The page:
Behaviour change is essential for effective solutions to climate threats. Thus, policy-relevant behavioural science studies are needed for a shift towards human-centred climate actions.
It is widely accepted in the climate community that human behaviour change is an irreplaceable component of systematic climate actions1. Insights from general behavioural science are critical to help us to better understand the role of human behaviour in enhancing or impeding these efforts. Previous literature has discussed related issues such as the psychological barriers to climate action2, drivers of climate perceptions3 and potential interventions leading to household mitigation4.
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There is a long history of policymakers and researchers trying to incorporate behavioural science insights into climate policy discussions5. Despite its well-known importance, it is rarely part of real-world policy practices, including design and implementation6. Thus, more climate-policy-relevant behavioural science studies are needed to promote their application. People do not live in a vacuum. Climate behaviour research needs to move beyond only focusing on choices of individuals and should consider how people interact with the broader environment as well as with the various climate policies.
In this issue of Nature Climate Change, we feature three Comments, albeit on different topics, that focus on how to better incorporate insights from behavioural science into actual climate policy improvements. The results from behavioural science studies should be translated in a way that can be integrated with current policy frameworks. This approach will shift policies, including on mitigation and adaptation, to become more human-centred. In one Comment, Gravert and Shreedhar discuss the ways green nudges can boost the effectiveness of carbon taxes by increasing the salience of the tax, harnessing climate concerns, targeting certain behaviours and increasing general public acceptance. In another Comment, Wagner summarizes the current challenges of the natural disaster insurance markets, including the behavioural biases of homeowners that prevent them from acknowledging the potential benefits of natural disaster insurance. Wagner further highlights what improvements could help to solve these issues.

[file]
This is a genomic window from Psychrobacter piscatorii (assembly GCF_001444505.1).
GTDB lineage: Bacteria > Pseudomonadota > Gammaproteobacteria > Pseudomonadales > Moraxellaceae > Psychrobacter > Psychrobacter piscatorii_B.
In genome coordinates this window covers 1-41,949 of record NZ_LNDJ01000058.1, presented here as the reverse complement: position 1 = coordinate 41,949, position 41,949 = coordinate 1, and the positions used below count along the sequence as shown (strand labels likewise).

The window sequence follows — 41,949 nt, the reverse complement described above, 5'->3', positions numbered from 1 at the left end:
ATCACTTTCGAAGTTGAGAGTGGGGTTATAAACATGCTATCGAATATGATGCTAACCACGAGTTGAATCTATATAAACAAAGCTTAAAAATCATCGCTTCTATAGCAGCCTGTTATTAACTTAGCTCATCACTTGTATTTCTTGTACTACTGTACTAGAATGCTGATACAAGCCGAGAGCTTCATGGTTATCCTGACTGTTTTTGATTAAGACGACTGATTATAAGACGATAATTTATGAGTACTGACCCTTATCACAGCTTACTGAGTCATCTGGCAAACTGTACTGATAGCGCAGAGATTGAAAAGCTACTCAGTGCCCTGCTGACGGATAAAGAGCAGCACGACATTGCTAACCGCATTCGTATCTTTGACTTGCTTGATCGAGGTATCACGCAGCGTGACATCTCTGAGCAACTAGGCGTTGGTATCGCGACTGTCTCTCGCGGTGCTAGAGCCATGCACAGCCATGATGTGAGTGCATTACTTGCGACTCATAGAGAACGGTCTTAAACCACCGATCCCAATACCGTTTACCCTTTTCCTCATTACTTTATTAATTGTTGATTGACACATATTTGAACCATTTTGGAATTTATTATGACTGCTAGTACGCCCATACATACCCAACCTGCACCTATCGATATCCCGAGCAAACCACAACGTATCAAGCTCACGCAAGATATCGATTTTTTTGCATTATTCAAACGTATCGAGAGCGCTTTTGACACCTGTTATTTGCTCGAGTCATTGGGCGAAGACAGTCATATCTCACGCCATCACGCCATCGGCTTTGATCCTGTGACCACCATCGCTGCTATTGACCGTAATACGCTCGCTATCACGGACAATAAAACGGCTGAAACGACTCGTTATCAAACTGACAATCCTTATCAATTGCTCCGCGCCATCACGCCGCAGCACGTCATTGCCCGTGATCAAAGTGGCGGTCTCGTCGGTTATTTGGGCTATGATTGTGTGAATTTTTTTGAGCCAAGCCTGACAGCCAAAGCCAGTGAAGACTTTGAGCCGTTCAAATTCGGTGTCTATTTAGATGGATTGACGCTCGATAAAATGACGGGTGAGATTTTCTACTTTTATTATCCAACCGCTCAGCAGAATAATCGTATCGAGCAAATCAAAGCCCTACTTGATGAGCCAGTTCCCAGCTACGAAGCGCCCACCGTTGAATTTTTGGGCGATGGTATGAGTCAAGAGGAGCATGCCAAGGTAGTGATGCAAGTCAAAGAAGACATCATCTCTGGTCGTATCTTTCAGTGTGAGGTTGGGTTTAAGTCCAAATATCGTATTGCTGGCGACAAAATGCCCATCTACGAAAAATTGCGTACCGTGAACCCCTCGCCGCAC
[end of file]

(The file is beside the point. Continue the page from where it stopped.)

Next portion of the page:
When it comes to climate action, there seems to be a tendency to focus either on the consumerism perspective, such as on climate-friendly purchases, or on grand national-level policies. But there are many different levels in between that can also make a substantial difference. Insights from behavioural science, in particular on collective behaviours, could help the development of these policies. In another Comment, Gopalakrishnan discusses the incentive-compatible allocation rules of mitigation responsibility along the supply chain, in particular scope 3 emissions, as well as the potential challenges to guarantee the reliable assignment of emissions reductions.
These Comments are a small contribution to a joint online focus developed together with Nature Human Behaviour (https://www.nature.com/collections/icdbhbbibg). The focus aims to provide a comprehensive picture of the state-of-the-art studies on the relationship between climate change and human behaviour. There are also pieces that discuss what academic researchers can do to develop the field and practices.
We are at the beginning of a new era of behavioural climate research. Interventions that target behaviour changes will be important leverage to address the climate crisis. More behavioural studies that closely engage with the policy process are needed. We hope that these pieces and the focus will encourage more research in this area, and eventually lead to more human-centred policies. This may be a gradual process, but we have no doubt that such human-centred policies will become more common in the future.